EGU24-3674, updated on 08 Mar 2024
EGU General Assembly 2024
© Author(s) 2024. This work is distributed under
the Creative Commons Attribution 4.0 License.

Rapidly forming submarine craters and massive ice outcrops along the Arctic shelf edge: by-products of subsea permafrost degradation

Charles K. Paull1, Jong Kuk Hong2, David W. Caress1, Roberto Gwiazda1, Ji-Hoon Kim3, Mathieu J. Duchesne4, Eve Lundsten1, Jennifer B. Paduan1, Tae Siek Rhee1, Young Keun Jin2, Virginia Brake4, Jeffrey Obelcz5, and Maureen Walton5
Charles K. Paull et al.
  • 1Monterey Bay Aquarium Research Institute, Moss Landing, CA, USA (
  • 2Korea Polar Research Institute, Incheon, South Korea
  • 3Korea Institute of Geoscience and Mineral Resources, Daejeon, South Korea
  • 4Geological Survey of Canada, Quebec, Canada
  • 5US Naval Research Laboratory, Stennis Space Center, MS, USA

Substantial morphological changes are rapidly occurring along the Canadian Arctic shelf edge (Paull et al., 2022, PNAS). During a 2022 IBRV Araon cruise, autonomous underwater vehicle mapping surveys identified several new craters that formed between 2019 and 2022. Five multibeam bathymetric mapping surveys, each partially covering a 15 km2 study area between 120 and 200 mwd have now been conducted over a 12-year time period. These repeat surveys reveal 65 new depressions developed averaging 6.5 m deep and reaching up to 30 m deep. Remotely operated vehicle investigations also discovered outcrops of massive ice exposed on the flanks of the newest craters. This ice is not believed to be relic permafrost formed during Pleistocene sea-level low-stands because the host sediments were deposited in a submarine setting. The low porewater salinity and light isotopic compositions in the meltwater of ice samples from sediment cores indicate brackish waters reflecting a meteoric source are discharging and freezing in this area. The ascending brackish groundwater is likely derived from melting relict permafrost under the shelf. The ~ -1.4°C bottom water temperatures provide conditions appropriate for freezing brackish porewaters within the near seafloor sediments. Conditions appropriate for the melting of ice also exist nearby where ice is in contact with seawater or warmed by ascending groundwater. Small variations in either temperature or salinity, over time, can shift equilibrium conditions of ice formation and degradation, which leads to repetitive freezing and thawing of ascending brackish groundwater and the development of wide-spread ice layers in the near seafloor sediments. These conditions have produced a dramatic submarine thermokarst morphology riddled with multi-aged depressions captured in the repeat mapping surveys. These findings suggest that the distribution of submarine permafrost ice should be reassessed as it may include extensive areas where ice formed during the Holocene where groundwaters discharge at sub-zero temperatures, in addition to relict Pleistocene permafrost.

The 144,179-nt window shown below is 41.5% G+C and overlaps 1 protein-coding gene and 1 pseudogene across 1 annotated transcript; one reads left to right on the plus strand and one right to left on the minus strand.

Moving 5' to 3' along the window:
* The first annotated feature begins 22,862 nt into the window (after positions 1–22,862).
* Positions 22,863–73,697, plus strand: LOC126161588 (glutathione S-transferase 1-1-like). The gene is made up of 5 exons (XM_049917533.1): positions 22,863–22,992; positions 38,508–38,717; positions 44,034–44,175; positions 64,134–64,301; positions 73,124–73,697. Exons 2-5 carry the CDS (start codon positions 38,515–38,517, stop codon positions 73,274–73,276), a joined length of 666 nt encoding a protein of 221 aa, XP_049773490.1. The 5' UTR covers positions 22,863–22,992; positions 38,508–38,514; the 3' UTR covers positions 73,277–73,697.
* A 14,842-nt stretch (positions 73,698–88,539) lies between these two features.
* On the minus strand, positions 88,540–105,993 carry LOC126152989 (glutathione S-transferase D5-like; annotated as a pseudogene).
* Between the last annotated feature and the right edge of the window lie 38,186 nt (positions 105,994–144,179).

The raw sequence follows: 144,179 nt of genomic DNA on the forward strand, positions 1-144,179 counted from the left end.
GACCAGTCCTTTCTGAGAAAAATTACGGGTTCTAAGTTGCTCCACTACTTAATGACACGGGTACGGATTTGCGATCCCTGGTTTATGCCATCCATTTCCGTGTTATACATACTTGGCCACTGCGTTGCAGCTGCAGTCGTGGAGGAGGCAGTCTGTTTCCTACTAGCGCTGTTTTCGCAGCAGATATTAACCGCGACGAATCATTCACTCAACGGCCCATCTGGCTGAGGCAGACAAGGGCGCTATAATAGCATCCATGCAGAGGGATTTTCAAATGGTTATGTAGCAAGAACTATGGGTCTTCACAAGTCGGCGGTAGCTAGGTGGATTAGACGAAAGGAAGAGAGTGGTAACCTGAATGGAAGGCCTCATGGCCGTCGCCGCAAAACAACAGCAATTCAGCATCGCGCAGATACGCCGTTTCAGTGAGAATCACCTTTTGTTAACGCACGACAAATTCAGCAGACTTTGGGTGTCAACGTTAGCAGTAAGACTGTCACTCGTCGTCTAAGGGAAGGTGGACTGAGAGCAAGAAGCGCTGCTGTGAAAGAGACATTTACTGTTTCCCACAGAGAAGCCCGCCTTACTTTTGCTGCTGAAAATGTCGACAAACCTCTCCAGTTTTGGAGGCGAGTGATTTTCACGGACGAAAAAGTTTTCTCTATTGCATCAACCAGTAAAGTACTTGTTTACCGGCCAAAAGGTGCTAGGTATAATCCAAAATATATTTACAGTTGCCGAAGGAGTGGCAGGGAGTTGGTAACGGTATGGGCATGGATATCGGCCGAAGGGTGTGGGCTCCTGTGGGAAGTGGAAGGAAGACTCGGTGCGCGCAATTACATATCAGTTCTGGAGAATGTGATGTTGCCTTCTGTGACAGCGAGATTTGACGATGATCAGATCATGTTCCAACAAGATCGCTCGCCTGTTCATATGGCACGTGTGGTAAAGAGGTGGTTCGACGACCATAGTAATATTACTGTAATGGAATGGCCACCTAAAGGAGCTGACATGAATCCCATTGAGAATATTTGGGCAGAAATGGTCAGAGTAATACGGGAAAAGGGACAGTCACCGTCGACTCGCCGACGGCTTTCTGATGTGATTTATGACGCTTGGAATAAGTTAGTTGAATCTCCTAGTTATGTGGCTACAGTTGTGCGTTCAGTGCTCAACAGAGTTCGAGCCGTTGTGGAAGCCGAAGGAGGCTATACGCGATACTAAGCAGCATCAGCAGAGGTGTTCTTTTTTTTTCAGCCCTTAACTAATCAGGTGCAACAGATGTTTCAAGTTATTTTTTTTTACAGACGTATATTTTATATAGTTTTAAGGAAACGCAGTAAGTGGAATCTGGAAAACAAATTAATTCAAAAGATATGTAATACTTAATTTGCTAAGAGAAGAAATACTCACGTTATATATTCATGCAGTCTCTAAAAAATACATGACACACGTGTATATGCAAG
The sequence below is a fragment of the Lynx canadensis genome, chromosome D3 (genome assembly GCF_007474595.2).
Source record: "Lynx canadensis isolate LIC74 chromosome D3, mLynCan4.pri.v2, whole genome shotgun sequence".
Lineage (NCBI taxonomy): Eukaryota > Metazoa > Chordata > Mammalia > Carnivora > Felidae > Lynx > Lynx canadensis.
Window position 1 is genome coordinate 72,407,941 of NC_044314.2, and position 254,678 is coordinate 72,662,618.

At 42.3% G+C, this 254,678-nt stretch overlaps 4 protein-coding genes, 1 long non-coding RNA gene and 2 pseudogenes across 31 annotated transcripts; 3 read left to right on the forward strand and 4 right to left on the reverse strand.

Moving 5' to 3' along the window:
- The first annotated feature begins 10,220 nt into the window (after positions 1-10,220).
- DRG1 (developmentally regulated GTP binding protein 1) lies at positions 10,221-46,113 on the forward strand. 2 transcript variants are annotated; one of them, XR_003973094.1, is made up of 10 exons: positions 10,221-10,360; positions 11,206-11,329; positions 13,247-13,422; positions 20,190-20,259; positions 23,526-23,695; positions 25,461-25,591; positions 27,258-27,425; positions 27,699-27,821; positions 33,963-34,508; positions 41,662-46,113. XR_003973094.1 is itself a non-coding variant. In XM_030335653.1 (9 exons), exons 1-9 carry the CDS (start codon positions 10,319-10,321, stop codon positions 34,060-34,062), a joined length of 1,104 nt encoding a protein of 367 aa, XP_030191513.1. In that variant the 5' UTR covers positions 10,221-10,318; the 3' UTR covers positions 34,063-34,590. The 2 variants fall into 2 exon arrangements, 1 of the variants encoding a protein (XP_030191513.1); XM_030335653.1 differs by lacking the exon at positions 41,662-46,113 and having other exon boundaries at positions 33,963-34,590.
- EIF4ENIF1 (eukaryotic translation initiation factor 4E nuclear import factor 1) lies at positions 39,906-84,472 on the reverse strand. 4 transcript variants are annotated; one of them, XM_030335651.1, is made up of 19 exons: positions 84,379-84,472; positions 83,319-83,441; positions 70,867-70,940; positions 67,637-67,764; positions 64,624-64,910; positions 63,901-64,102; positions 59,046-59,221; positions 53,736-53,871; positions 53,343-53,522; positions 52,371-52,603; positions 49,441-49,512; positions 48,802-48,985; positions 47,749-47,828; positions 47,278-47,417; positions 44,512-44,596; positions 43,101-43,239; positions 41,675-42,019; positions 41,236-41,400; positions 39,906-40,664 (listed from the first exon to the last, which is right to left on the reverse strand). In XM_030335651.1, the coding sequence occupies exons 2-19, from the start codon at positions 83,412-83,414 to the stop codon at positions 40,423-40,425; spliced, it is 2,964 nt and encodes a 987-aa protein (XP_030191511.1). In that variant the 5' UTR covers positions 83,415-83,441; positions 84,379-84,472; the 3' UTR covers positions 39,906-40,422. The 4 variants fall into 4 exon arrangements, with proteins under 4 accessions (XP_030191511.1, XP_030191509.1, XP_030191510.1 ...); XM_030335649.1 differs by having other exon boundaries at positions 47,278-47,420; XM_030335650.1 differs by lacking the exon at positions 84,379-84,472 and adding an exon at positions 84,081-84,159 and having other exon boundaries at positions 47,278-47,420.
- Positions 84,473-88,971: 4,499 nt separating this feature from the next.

How to cite: Paull, C. K., Hong, J. K., Caress, D. W., Gwiazda, R., Kim, J.-H., Duchesne, M. J., Lundsten, E., Paduan, J. B., Rhee, T. S., Jin, Y. K., Brake, V., Obelcz, J., and Walton, M.: Rapidly forming submarine craters and massive ice outcrops along the Arctic shelf edge: by-products of subsea permafrost degradation, EGU General Assembly 2024, Vienna, Austria, 14–19 Apr 2024, EGU24-3674,, 2024.